Matthew McConaughey's Gold rubs off all too easily

    1 of 2 2 of 2

      Starring Matthew McConaughey. Rated 14A

      Matthew McConaughey goes the Johnny Depp route for Gold, gaining weight, losing hair, and sporting ill-fitting crooked teeth.

      This trick helps him find a different voice than that of the glib hustlers he usually plays. But he tries on too many hats, shuffling from lovable rogue to desperate loser and then comic foil, depending on the needs of individual scenes—which initially amuse but don’t add up to anything coherently entertaining.

      The famously casual leading man plays Kenny Wells, a down-on-his-luck mineral prospector loosely based on the principals of Bre-X, a Canadian mining company that went belly up in 1997, after one of its geologists did a swan dive from a helicopter crossing the Indonesian jungle. He was reacting to the fraud bubble that burst for investors in what truly was an incredible gold strike in that region—but let’s forget that bit, okay?

      Via screenwriters Patrick Massett and John Zinman, director Stephen Gaghan (who helmed the much more complicated Syriana) moves the action a decade earlier, to change some particulars and, presumably, to get more of an American Hustle vibe. That also gives it some qualities in common with The Wolf of Wall Street, but Gaghan’s direction lacks basic crackle or even a clear attitude towards its “greed is good” antihero.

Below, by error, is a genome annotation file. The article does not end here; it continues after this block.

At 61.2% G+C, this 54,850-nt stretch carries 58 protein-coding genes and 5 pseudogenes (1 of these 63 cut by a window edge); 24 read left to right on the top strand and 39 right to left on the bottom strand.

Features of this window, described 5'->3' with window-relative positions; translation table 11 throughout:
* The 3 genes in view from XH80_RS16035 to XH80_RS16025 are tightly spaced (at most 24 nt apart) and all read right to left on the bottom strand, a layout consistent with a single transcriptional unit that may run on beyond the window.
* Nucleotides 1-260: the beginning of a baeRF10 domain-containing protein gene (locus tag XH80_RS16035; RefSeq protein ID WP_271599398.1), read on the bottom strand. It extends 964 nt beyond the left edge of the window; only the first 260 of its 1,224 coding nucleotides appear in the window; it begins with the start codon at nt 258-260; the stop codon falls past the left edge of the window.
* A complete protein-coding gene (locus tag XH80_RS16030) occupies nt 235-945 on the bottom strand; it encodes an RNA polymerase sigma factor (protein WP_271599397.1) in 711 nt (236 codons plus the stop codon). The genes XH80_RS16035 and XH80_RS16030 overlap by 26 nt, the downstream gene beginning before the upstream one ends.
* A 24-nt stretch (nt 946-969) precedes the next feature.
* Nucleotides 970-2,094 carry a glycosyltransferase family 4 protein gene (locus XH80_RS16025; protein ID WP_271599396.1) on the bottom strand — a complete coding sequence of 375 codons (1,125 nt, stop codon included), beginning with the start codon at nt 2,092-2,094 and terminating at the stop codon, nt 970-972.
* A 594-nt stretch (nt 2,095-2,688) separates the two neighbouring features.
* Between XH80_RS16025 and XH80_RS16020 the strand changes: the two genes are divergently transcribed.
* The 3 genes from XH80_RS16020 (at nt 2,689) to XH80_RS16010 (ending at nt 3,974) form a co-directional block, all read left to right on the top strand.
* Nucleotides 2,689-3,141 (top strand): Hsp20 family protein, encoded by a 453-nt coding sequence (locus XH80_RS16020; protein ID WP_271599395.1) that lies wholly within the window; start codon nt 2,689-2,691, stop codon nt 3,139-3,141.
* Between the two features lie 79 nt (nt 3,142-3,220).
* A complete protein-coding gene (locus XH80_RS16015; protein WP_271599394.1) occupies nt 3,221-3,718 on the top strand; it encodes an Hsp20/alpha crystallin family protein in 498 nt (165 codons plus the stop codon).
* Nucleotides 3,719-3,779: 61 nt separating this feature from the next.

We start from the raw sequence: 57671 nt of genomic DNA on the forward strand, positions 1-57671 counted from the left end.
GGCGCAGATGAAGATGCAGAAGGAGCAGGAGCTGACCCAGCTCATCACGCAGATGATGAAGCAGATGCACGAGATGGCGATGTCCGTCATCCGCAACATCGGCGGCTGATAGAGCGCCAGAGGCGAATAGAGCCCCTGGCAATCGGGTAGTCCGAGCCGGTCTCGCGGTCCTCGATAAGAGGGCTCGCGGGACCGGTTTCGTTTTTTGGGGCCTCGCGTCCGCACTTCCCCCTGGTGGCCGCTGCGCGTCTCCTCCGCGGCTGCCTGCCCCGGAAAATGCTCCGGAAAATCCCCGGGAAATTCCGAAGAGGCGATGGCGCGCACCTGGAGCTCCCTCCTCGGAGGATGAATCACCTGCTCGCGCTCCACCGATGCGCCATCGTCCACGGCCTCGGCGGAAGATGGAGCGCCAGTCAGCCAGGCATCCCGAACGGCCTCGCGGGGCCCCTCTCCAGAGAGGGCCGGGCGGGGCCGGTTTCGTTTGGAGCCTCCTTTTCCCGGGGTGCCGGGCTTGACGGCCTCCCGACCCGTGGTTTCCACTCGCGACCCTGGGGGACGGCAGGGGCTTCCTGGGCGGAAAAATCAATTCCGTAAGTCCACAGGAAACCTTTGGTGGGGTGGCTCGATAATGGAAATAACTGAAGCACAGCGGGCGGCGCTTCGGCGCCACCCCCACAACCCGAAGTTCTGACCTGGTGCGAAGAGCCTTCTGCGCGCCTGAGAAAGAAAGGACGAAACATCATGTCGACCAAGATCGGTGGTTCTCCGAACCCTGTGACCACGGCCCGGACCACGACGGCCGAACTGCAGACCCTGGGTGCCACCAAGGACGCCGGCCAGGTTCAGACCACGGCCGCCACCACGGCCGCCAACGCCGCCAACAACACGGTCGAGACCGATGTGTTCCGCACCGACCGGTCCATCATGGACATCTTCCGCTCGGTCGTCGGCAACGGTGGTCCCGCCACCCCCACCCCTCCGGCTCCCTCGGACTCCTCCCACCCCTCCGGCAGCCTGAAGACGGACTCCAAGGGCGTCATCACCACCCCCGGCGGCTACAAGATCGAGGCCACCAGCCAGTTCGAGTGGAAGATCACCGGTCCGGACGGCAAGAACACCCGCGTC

His ’80s-themed music cues manage to be both obvious and oddly off the mark, just as the film’s editing often feels clunky and repetitive.

      The two-hour effort is ambitious (the mining scenes were shot in Thailand) and filled with incidental characters. But few of these connect with the audience or each other. Bryce Dallas Howard likewise packed on some De Niro–esque pounds to play Kenny’s girlfriend or wife or something, but she mostly just pouts while he heads off on his latest hare-brained adventure.

      The dude’s real love affair is with rugged, multinational miner Mike Acosta, played by Venezuelan up-and-comer Edgar Ramírez. But this, too, is thin stuff for viewers, who may find that this Gold rubs off all too easily.

      Comments